Nanotech researchers create darkest man-made material

Carpet of carbon nanotubes could be used for solar energy or telescopes

Nanotechnology researchers have built the darkest material ever made by man.

The material, a thin carpet of tiny hollow tubes of pure carbon vertically aligned like packaged spaghetti, absorbs more than 99.9% of light, according to researchers from Rice University and Rensselaer Polytechnic Institute.

The nanotech-based material, which looks like a thin piece of black paper, could be used for solar energy converters, infrared detection and astronomical observation. The secret to the material's darkness lies in the way the tubes are loosely packed together. Researchers from Rice University noted that light is trapped in the spaces between the tubes.

Scientists from the two schools worked together on the project, which was funded by the U.S. Department of Energy's Office of Basic Energy Sciences and the Focus Center New York for Interconnects.

"It is a fascinating technology, and this discovery will allow us to increase the absorption efficiency of light, as well as the overall radiation-to-electricity efficiency of solar energy conservation," said Shawn-Yu Lin, professor of physics at Rensselaer, in a statement. "The key to this discovery was finding how to create a long, extremely porous vertically-aligned carbon nanotube array with certain surface randomness, therefore minimizing reflection and maximizing absorption simultaneously."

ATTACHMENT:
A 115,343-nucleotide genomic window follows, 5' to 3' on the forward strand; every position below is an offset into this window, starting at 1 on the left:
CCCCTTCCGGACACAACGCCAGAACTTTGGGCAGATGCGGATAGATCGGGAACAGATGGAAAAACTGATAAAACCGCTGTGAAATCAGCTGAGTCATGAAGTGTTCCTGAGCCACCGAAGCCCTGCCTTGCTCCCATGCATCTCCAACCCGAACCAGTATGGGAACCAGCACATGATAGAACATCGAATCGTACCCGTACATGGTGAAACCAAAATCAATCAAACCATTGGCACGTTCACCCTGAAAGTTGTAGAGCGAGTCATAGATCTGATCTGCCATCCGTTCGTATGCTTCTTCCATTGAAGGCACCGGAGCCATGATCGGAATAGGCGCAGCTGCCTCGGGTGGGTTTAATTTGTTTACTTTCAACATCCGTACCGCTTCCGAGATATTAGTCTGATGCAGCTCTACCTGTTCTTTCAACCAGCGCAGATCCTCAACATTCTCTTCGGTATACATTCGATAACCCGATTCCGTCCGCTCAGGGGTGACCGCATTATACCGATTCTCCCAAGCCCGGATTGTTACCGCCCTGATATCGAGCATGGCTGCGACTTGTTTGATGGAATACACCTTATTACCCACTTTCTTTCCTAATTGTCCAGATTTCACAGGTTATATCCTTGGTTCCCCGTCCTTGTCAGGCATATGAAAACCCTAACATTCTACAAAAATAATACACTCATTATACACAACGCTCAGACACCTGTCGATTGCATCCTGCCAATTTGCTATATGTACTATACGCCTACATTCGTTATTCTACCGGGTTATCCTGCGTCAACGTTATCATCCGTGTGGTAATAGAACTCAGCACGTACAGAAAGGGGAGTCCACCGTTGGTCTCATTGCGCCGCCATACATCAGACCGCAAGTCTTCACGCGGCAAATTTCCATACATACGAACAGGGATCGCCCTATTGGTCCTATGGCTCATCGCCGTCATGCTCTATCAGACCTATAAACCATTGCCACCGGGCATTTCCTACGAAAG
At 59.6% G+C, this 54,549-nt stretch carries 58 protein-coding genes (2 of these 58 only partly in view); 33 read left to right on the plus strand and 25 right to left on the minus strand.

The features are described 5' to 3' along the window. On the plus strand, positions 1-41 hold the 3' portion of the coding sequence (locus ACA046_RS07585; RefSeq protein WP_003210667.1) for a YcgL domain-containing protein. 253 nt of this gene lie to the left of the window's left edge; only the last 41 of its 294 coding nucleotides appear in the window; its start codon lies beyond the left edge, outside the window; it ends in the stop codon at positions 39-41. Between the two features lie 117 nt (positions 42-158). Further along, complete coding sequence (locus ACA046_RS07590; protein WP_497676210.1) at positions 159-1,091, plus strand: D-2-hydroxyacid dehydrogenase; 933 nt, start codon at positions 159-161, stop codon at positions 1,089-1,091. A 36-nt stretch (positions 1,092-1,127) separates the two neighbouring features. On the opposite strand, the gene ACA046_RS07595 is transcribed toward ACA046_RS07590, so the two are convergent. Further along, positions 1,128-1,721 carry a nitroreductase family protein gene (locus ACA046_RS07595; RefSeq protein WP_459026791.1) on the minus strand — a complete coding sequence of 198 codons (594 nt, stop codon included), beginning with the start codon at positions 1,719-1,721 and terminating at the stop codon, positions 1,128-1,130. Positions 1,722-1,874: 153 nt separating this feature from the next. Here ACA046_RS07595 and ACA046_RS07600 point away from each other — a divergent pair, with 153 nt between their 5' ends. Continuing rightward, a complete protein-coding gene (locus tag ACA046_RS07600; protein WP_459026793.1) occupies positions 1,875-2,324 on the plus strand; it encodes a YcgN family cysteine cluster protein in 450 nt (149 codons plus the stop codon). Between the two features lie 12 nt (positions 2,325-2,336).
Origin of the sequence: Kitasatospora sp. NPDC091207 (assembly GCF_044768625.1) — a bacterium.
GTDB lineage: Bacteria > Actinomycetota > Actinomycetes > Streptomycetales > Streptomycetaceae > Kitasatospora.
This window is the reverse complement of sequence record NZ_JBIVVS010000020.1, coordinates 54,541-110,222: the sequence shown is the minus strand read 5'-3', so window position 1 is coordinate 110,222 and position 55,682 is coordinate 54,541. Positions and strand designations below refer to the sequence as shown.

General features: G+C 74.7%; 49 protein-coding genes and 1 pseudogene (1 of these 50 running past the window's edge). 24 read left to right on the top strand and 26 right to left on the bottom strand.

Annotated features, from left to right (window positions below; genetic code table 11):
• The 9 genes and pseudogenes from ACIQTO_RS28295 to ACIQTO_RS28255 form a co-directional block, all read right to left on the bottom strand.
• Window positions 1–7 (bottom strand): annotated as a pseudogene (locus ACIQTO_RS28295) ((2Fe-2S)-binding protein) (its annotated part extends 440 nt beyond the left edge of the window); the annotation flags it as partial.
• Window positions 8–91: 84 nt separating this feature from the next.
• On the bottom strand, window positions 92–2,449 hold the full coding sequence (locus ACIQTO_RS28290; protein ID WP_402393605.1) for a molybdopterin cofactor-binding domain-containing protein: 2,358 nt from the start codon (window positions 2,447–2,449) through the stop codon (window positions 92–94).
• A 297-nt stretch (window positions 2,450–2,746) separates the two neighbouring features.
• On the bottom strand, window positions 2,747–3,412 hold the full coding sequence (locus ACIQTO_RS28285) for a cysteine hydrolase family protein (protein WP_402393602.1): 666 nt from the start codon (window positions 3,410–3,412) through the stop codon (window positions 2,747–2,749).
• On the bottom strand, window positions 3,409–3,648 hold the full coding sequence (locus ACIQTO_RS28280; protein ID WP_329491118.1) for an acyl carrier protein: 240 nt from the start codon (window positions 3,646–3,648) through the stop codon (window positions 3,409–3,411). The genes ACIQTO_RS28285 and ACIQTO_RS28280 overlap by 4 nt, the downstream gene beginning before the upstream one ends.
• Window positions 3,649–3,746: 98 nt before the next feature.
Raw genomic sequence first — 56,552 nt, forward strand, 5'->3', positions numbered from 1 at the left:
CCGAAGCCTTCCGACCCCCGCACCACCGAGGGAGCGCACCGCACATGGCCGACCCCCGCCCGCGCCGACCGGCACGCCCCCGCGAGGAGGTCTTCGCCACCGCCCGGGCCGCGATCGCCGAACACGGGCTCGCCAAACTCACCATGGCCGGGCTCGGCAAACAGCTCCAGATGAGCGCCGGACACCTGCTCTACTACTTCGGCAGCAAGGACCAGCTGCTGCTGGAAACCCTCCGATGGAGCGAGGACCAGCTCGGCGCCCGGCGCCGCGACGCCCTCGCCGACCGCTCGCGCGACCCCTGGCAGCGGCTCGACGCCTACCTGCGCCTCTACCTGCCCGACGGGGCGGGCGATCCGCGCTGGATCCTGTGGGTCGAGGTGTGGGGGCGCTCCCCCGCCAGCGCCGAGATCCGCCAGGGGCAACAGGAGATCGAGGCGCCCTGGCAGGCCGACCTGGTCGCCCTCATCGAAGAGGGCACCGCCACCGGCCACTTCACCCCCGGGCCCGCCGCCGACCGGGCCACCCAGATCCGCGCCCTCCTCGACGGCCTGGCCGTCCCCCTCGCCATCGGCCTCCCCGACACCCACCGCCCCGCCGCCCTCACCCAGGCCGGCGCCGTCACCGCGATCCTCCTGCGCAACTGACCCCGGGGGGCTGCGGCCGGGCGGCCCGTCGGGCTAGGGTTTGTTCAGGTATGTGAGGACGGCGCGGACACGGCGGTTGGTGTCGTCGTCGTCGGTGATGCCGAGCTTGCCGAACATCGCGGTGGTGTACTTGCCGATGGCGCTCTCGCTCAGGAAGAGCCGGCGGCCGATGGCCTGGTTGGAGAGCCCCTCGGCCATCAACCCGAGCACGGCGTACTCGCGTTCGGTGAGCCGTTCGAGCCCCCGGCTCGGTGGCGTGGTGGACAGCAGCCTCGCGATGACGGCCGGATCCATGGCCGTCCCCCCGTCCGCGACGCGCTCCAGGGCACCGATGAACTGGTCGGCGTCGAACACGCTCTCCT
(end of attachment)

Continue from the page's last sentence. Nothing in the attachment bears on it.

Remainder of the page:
Every material - water, plastic or even rocks - reflects some a certain amount of light. Basic black paint reflects 5% to 10%, for instance - or 100 times more light than the nanotube carpet. Researchers at Rensselaer noted that scientists have long tried to create a material that would absorb all the colors that make up light, while reflecting none. They have not been able to create a material that didn't reflect any light at all. Before this latest advancement, the darkest manmade material reflected 0.16% to 0.18%.

This new nanotech-based material has a total reflective index of 0.045%, which is more than three times darker than the previous record, which used a film deposition of nickel-phosphorous alloy, according to scientists at Rensselaer.

"The loosely-packed forest of carbon nanotubes, which is full of nanoscale gaps and holes to collect and trap light, is what gives this material its unique properties," said Lin. "Such a nanotube array not only reflects light weakly, but also absorbs light strongly. These combined features make it an ideal candidate for one day realizing a super black object."

The researchers have applied for a Guinness World Record recognition.

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Sharon Gaudin

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